Encyclopedia Britannica often is used in case studies as a definitive example of how new technology can disrupt a business. Everything was great for the nearly 250 year old privately held company until the Internet came around and a Category Five hurricaned on their parade. According to Comscore, for every page viewed on Brittanica.com, 184 pages are viewed on Wikipedia (3.8 billion v. 21 million pave views per month). In short, they are a classic example of the Innovator’s Dilemma (see also the Music Industry).
You can purchase the 32 volume Britannica, which has 65,000 articles and 44 million words, for just $1,400. Or you can access it on the web for $70 per year.
And now, you can get access to the online version for free through a new program called Britannica Webshare – provided that you are a “web publisher.” The definition of a web publisher is rather squishy: “This program is intended for people who publish with some regularity on the Internet, be they bloggers, webmasters, or writers. We reserve the right to deny participation to anyone who in our judgment doesn’t qualify.” Basically, you sign up, tell them about your site URL and a description, and they review it and decide if you’ll get in. I wonder if Facebook, MySpace and Twitter users are eligible? They all certainly “publish with some regularity on the Internet.”
Once you’re in, you get to link to the full version of articles – people clicking the link can read that article but they can’t go and read other parts of the Britannica site. Participants can also embed widgets like the following:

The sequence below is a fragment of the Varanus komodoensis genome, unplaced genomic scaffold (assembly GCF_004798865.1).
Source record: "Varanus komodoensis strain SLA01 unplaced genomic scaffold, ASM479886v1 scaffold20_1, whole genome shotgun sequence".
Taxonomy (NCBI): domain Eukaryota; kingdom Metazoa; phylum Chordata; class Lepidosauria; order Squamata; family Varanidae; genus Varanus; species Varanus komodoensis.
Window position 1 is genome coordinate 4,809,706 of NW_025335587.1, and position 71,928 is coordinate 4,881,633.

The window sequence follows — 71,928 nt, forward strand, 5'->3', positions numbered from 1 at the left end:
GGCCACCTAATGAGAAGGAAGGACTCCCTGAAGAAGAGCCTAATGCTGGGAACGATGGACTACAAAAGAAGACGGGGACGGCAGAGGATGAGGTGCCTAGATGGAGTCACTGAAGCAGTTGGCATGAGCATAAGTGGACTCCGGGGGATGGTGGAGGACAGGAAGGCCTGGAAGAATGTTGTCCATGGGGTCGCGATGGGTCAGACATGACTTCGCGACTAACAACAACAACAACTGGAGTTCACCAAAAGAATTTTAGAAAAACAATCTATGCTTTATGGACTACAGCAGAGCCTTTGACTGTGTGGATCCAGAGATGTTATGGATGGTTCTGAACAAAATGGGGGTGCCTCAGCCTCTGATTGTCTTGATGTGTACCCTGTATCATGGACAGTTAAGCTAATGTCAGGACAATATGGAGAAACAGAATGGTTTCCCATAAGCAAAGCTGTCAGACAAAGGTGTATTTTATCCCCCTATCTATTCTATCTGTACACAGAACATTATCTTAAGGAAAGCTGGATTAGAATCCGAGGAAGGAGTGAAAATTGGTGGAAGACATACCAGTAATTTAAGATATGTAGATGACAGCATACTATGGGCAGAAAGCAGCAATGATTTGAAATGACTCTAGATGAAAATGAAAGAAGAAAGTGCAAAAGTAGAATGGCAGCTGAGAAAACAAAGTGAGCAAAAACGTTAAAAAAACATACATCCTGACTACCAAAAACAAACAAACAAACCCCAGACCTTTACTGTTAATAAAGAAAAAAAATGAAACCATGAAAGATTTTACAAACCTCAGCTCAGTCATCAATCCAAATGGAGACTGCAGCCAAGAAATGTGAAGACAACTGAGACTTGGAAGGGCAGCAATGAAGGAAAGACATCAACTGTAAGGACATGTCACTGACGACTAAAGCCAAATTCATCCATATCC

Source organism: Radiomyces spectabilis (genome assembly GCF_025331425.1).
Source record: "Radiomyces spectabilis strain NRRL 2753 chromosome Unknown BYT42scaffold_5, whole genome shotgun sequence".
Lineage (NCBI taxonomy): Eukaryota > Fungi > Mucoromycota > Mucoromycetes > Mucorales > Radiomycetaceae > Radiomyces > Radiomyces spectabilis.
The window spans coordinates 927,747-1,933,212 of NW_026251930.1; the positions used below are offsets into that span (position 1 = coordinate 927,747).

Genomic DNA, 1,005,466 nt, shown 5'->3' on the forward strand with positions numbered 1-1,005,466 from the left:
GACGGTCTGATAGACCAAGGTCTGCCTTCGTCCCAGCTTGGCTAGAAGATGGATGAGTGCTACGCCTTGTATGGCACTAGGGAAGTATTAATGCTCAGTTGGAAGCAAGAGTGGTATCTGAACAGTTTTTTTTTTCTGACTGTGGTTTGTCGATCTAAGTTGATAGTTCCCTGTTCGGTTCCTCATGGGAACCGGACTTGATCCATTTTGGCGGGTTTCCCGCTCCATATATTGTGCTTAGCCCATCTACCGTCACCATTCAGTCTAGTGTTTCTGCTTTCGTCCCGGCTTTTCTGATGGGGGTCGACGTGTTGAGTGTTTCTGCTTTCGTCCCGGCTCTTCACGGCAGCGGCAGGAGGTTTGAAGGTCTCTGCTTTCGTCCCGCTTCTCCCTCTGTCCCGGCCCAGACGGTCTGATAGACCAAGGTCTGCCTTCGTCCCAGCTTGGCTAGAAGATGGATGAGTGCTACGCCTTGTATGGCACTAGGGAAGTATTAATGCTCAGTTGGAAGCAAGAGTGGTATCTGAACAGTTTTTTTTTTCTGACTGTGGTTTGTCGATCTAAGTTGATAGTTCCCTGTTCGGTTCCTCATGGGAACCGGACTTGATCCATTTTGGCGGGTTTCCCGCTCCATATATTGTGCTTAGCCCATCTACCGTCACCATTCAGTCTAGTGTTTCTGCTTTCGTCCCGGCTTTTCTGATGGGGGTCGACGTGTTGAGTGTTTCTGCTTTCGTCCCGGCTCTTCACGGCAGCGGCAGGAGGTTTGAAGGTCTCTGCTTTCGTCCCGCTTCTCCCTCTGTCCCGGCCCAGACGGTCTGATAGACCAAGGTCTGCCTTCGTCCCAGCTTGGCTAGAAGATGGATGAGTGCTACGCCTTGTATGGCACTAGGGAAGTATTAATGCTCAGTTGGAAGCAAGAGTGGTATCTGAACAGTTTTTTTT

Britannica is doing a lot of things right – a relatively small staff of a hundred or so editors manages 4,000 unpaid (I believe) contributors who are recognized experts in their field. But, like the music labels, they still somehow feel as though people should pay to consume their content. And that means search engines can’t index their content. And that means they don’t exist.
Instead of going free and opening up to all, they’re using the new program to simply price discriminate. Give people who may link to the site free access. Everyone else has to pay. So in effect they’re aiming to be half pregnant – they want the benefits of web linking but don’t want to give up the subscription fees from the fools who continue to pay them.
As an outsider, Britannica’s future is clear. Eventually, and if they don’t go out of business first, they’ll be forced to make all their content freely available on the Internet, and will probably create a wiki-like format that allows user editing. Their differentiating factor from Wikipedia will be that they have experts guiding articles, so they’ll have a claim to be more authoritative. This is, by the way, the business model of Citizendium, created by Wikipedia co-founder Larry Sanger in 2006.
The sooner they do that the more likely they’ll be around for the long term. Perhaps they can even continue to sell those 32 volume sets to a few libraries. But it’s hard to give up that online subscription revenue. When this fails, they’ll try something else.